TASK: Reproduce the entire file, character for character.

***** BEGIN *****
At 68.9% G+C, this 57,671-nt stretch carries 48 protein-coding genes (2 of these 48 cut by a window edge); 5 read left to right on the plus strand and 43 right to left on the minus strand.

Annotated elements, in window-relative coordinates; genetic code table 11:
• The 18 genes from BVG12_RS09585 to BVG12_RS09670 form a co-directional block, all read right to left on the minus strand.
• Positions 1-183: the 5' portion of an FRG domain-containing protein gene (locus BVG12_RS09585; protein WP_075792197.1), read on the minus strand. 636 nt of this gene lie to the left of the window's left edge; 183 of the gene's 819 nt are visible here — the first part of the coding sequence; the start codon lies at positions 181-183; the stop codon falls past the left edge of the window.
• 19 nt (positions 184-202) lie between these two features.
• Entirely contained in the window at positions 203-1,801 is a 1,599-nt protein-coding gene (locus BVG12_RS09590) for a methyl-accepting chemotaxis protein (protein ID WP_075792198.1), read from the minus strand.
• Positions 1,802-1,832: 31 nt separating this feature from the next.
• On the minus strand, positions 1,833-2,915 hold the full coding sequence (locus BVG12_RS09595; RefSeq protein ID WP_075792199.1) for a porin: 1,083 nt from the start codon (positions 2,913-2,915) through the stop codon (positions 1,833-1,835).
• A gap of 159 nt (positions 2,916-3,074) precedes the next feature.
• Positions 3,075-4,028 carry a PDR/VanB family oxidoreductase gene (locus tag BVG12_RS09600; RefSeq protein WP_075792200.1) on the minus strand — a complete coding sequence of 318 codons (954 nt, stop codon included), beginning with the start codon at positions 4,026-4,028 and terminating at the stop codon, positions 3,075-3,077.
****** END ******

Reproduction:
At 68.9% G+C, this 57,671-nt stretch carries 48 protein-coding genes (2 of these 48 cut by a window edge); 5 read left to right on the plus strand and 43 right to left on the minus strand.

Annotated elements, in window-relative coordinates; genetic code table 11:
• The 18 genes from BVG12_RS09585 to BVG12_RS09670 form a co-directional block, all read right to left on the minus strand.
• Positions 1-183: the 5' portion of an FRG domain-containing protein gene (locus BVG12_RS09585; protein WP_075792197.1), read on the minus strand. 636 nt of this gene lie to the left of the window's left edge; 183 of the gene's 819 nt are visible here — the first part of the coding sequence; the start codon lies at positions 181-183; the stop codon falls past the left edge of the window.
• 19 nt (positions 184-202) lie between these two features.
• Entirely contained in the window at positions 203-1,801 is a 1,599-nt protein-coding gene (locus BVG12_RS09590) for a methyl-accepting chemotaxis protein (protein ID WP_075792198.1), read from the minus strand.
• Positions 1,802-1,832: 31 nt separating this feature from the next.
• On the minus strand, positions 1,833-2,915 hold the full coding sequence (locus BVG12_RS09595; RefSeq protein ID WP_075792199.1) for a porin: 1,083 nt from the start codon (positions 2,913-2,915) through the stop codon (positions 1,833-1,835).
• A gap of 159 nt (positions 2,916-3,074) precedes the next feature.
• Positions 3,075-4,028 carry a PDR/VanB family oxidoreductase gene (locus tag BVG12_RS09600; RefSeq protein WP_075792200.1) on the minus strand — a complete coding sequence of 318 codons (954 nt, stop codon included), beginning with the start codon at positions 4,026-4,028 and terminating at the stop codon, positions 3,075-3,077.